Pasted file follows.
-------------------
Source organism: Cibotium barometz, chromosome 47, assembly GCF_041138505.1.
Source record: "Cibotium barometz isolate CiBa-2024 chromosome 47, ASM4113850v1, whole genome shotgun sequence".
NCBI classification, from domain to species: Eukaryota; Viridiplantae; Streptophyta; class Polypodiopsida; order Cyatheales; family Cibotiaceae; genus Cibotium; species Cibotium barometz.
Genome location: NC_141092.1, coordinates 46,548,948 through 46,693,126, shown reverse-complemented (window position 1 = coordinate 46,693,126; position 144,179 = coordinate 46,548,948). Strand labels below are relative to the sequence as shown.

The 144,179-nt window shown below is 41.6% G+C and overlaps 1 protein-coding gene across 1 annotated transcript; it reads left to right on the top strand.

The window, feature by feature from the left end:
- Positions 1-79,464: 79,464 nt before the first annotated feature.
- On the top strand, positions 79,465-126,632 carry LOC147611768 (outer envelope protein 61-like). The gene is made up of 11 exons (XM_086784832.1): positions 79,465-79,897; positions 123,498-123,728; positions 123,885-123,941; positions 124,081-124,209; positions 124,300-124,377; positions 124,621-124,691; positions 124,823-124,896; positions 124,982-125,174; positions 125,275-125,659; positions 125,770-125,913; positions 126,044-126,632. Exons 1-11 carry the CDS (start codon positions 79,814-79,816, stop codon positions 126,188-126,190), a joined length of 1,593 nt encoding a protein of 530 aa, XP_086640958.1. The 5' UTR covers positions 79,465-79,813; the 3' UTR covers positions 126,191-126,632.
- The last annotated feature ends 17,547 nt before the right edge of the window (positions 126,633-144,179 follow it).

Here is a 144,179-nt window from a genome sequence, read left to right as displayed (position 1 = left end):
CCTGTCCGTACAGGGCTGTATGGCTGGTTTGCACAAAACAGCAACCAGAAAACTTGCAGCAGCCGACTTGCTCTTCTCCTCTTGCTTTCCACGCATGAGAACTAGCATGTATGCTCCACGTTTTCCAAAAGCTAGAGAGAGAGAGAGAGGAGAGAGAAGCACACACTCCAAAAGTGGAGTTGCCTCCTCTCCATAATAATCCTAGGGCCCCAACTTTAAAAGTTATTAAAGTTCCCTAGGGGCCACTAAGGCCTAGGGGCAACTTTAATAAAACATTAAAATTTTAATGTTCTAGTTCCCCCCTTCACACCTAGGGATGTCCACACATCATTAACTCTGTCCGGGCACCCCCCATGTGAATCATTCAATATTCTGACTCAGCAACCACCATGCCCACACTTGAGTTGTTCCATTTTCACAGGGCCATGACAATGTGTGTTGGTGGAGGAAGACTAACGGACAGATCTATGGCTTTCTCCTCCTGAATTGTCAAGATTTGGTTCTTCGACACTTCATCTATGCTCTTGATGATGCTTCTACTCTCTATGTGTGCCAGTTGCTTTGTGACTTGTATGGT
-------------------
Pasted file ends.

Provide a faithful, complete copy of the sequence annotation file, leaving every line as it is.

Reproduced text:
Source organism: Cibotium barometz, chromosome 47, assembly GCF_041138505.1.
Source record: "Cibotium barometz isolate CiBa-2024 chromosome 47, ASM4113850v1, whole genome shotgun sequence".
NCBI classification, from domain to species: Eukaryota; Viridiplantae; Streptophyta; class Polypodiopsida; order Cyatheales; family Cibotiaceae; genus Cibotium; species Cibotium barometz.
Genome location: NC_141092.1, coordinates 46,548,948 through 46,693,126, shown reverse-complemented (window position 1 = coordinate 46,693,126; position 144,179 = coordinate 46,548,948). Strand labels below are relative to the sequence as shown.

The 144,179-nt window shown below is 41.6% G+C and overlaps 1 protein-coding gene across 1 annotated transcript; it reads left to right on the top strand.

The window, feature by feature from the left end:
- Positions 1-79,464: 79,464 nt before the first annotated feature.
- On the top strand, positions 79,465-126,632 carry LOC147611768 (outer envelope protein 61-like). The gene is made up of 11 exons (XM_086784832.1): positions 79,465-79,897; positions 123,498-123,728; positions 123,885-123,941; positions 124,081-124,209; positions 124,300-124,377; positions 124,621-124,691; positions 124,823-124,896; positions 124,982-125,174; positions 125,275-125,659; positions 125,770-125,913; positions 126,044-126,632. Exons 1-11 carry the CDS (start codon positions 79,814-79,816, stop codon positions 126,188-126,190), a joined length of 1,593 nt encoding a protein of 530 aa, XP_086640958.1. The 5' UTR covers positions 79,465-79,813; the 3' UTR covers positions 126,191-126,632.
- The last annotated feature ends 17,547 nt before the right edge of the window (positions 126,633-144,179 follow it).

Here is a 144,179-nt window from a genome sequence, read left to right as displayed (position 1 = left end):
CCTGTCCGTACAGGGCTGTATGGCTGGTTTGCACAAAACAGCAACCAGAAAACTTGCAGCAGCCGACTTGCTCTTCTCCTCTTGCTTTCCACGCATGAGAACTAGCATGTATGCTCCACGTTTTCCAAAAGCTAGAGAGAGAGAGAGAGGAGAGAGAAGCACACACTCCAAAAGTGGAGTTGCCTCCTCTCCATAATAATCCTAGGGCCCCAACTTTAAAAGTTATTAAAGTTCCCTAGGGGCCACTAAGGCCTAGGGGCAACTTTAATAAAACATTAAAATTTTAATGTTCTAGTTCCCCCCTTCACACCTAGGGATGTCCACACATCATTAACTCTGTCCGGGCACCCCCCATGTGAATCATTCAATATTCTGACTCAGCAACCACCATGCCCACACTTGAGTTGTTCCATTTTCACAGGGCCATGACAATGTGTGTTGGTGGAGGAAGACTAACGGACAGATCTATGGCTTTCTCCTCCTGAATTGTCAAGATTTGGTTCTTCGACACTTCATCTATGCTCTTGATGATGCTTCTACTCTCTATGTGTGCCAGTTGCTTTGTGACTTGTATGGT